In the past few years, tech companies—from powerhouses like Amazon to under-the-radar startups—have attempted to capitalize on the school shooting epidemic by aggressively marketing facial recognition technology to public schools as a way to prevent would-be shooters. The problem: There is no evidence to support the idea that facial recognition stops school shootings. But without gun control legislation, schools desperate to do something are turning toward facial recognition, funneling Black students even further into the criminal justice system (facial recognition does not accurately identify people of color), all while every students’ most intimate and personal data is collected and stored by law enforcement and private companies without their knowledge or consent. To raise awareness and shine a national spotlight on the secret spread of facial recognition into American schools, MTV News highlighted one reporter working tirelessly to investigate the first instance of this integration into a small-town high school.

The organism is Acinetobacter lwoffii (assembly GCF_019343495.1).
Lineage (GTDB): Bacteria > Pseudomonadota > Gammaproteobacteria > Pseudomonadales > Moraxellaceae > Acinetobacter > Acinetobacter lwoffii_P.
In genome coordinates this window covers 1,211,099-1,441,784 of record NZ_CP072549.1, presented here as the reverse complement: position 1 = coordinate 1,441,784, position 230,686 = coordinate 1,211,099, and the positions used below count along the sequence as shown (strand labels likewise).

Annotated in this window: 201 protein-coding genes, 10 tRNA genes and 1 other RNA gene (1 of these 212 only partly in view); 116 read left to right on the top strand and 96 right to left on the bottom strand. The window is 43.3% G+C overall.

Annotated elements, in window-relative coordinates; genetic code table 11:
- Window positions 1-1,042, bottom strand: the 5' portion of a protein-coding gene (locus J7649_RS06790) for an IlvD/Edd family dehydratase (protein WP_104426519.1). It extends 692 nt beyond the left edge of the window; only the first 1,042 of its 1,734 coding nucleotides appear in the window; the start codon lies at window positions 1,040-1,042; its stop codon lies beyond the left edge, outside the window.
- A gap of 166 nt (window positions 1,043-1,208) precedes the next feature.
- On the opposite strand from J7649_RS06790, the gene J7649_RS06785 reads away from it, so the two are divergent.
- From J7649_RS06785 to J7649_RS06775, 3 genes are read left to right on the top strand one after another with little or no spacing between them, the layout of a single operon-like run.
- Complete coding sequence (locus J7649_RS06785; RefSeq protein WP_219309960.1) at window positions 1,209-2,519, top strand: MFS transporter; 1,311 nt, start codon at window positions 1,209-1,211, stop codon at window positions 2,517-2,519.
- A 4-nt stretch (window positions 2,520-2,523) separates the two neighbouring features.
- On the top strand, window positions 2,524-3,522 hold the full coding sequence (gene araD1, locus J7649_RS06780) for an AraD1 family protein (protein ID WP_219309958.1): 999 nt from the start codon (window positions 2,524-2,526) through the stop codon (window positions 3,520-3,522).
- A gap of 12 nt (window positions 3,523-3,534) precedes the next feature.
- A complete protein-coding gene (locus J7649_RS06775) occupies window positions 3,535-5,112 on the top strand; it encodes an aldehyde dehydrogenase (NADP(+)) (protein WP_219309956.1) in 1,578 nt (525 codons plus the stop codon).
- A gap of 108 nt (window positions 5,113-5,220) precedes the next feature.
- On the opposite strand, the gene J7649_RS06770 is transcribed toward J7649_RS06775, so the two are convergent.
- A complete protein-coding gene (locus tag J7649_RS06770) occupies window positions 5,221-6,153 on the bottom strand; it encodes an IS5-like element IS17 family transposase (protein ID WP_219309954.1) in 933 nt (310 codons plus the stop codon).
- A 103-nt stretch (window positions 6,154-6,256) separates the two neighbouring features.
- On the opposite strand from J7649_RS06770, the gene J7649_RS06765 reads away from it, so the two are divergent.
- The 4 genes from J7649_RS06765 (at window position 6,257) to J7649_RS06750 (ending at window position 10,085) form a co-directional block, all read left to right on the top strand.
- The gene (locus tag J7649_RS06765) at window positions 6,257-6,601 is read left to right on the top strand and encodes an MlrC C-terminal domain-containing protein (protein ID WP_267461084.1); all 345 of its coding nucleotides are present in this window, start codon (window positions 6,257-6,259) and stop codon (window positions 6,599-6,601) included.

In February 2020, MTV News’s Person of Interest sent a news crew to Lockport, a small town in upstate New York, where Lockport High School would become the first in the United States to use facial recognition on its students. We met with Connor Hoffman, a 26-year-old local reporter, whose investigation into the high school’s plans grabbed national headlines in May 2019. Our strategy was to follow Connor for a day as he spoke to Lockport students for the very first time about the use of facial recognition technology in their school, as they revealed—on camera—they had no knowledge the technology was being implemented. We then followed Connor and Lockport students to a town hall held by the New York Civil Liberties Union (NYCLU), where concerned parents and community members found out for the first time that facial recognition was being used on their students. MTV News was on the ground to capture every moment and every reaction. The segment aired in March 2020.
As word spread of MTV News’s arrival in Lockport, school officials rushed to call an emergency school meeting on the day of our shoot, where administrators revealed to students that facial technology was being implemented in their halls. By April 2020, a month after the episode aired, the New York Department of Education would revise their rules to say that the state would no longer approve funding for facial recognition. By December 2020, New York Governor Andrew Cuomo signed into law a moratorium on all facial recognition technology in schools—the first legislation of its kind in the United States. Our video itself reached 35,084 views.
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